Anyone can make you smile, many people can make you cry, but it takes someone extraordinary to make you smile with tears in your eyes. I experienced this at each and every PanCAN event I attended. Walking alongside hundreds of loyal, committed volunteers, learning their stories, marveling at their strength, courage and commitment. Working alongside members of the Board of Directors who were smart, focused and determined to keep our mission at the forefront of everything we did. Meetings, trips, meals – quality time spent with PanCAN President and CEO Julie Fleshman, Founder Pamela Acosta Marquardt, Vice President Jenny Isaacson and many talented staff members. I was struck by the consistent focus and commitment to change the course of history for this disease to save lives.

Members of the PanCAN Scientific and Medical Advisory Board  (SMAB) never disappoint in their extraordinary commitment to advance the science behind this disease. This incredibly talented community will forever change the course of history for improving survival outcomes.

Two middle-aged Caucasian women with arms around one another in a park.

Laurie with PanCAN founder, Pamela Acosta Marquardt.

Founder Pam’s vision is being carried out with the incredible leadership of President and CEO Julie; they have never veered from their core values. The extraordinary accomplishments and advances they have made support this.

Attending and participating in numerous events is always a meaningful experience. Meeting new attendees and learning of their interest, reconnecting with survivors (a joy that just can’t be expressed!), visiting with patients and caregivers, cherished memories with the Board of Directors and SMAB. We were always the beneficiary of the many gifts that waited in the wings to educate, surprise and entertain us. I was never disappointed, and this would forever change my life for the better.

After one of my speeches to a pharmaceutical company, I spoke with one of the lead scientists. He said he interacts with many advocacy groups, but PanCAN was his favorite. He complimented Julie’s leadership and said he was impressed with the extraordinary focus from everyone – staff, volunteers, patients and caregivers associated with this organization. He said they never lose sight of the far-reaching goals, always to succeed.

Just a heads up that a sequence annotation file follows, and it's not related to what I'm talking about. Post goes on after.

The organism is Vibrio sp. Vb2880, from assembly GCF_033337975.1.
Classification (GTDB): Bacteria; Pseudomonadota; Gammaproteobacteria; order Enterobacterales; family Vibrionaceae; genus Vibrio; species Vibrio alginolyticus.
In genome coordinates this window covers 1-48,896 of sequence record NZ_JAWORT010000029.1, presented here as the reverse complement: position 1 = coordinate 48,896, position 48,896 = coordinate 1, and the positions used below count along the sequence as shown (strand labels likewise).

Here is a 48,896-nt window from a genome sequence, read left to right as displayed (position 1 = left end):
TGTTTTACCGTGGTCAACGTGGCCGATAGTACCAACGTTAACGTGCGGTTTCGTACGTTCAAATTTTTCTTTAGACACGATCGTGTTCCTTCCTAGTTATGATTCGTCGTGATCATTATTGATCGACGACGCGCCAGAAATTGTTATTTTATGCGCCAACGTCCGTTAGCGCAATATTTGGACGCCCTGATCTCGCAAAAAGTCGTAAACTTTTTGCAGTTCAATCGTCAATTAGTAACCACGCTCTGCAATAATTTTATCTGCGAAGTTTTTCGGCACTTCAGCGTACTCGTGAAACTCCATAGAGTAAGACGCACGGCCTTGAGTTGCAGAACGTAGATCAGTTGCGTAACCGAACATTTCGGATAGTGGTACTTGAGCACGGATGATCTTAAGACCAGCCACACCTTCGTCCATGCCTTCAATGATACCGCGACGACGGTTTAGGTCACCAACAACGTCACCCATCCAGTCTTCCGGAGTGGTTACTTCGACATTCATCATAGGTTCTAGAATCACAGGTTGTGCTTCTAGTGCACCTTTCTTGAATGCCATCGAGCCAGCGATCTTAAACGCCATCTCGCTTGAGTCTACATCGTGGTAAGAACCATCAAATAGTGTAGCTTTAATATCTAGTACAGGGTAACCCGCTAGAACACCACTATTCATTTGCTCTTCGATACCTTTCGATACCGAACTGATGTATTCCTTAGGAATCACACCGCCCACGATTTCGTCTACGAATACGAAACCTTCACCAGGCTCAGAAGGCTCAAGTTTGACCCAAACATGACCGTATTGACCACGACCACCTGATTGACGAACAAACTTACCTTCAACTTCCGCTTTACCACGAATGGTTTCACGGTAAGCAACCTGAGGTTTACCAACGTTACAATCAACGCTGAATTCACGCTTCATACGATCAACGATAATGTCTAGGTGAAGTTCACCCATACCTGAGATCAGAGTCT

Middle-aged Caucasian woman on stage addressing an audience.

Laurie speaks to healthcare professionals, legislators and media about pancreatic cancer and the importance of increasing awareness of the disease.

PanCAN armed me with the tools and resources to tell my story to educate, inspire and provide hope to others. I am certainly not the only cancer survivor, and my story is not unique. What makes it distinctive is the constant thread of resilience when I didn’t even know it was showing up. None of us escape tragedies, but these challenges are not supposed to paralyze us; instead, they are supposed to make us stronger.

We are not designed to live in uncertainty. Human beings crave information; we have a “need to know.” A cancer diagnosis can turn our world upside down with so many unanswered questions. I know it did mine. Our brains perceive ambiguity as a threat, but it doesn’t have to be that way.

PanCAN is the most valuable resource for answering many of these questions. They are the best at what they do. I coach cancer patients; it is reassuring to know I can refer them to PanCAN Patient Services with the utmost confidence, understanding their needs will be met.

Defeating pancreatic cancer remains their urgent mission. I have witnessed the significant progress made over the past 15 years in fighting this deadly disease. Raising funds for comprehensive private research is the only way advancements will be made for early detection, better treatments, and increased chances of survival.

Being part of a family that has provided hope, friendship, a purpose, and so much more has forever changed my life. Grateful thoughts and treasured memories flood my body daily.

I am inhaling love and exhaling gratitude!  Thank you to all!

I hope you will live long, touch often, hug frequently, smile much, laugh daily, kiss repeatedly, trust eternally, love infinitely.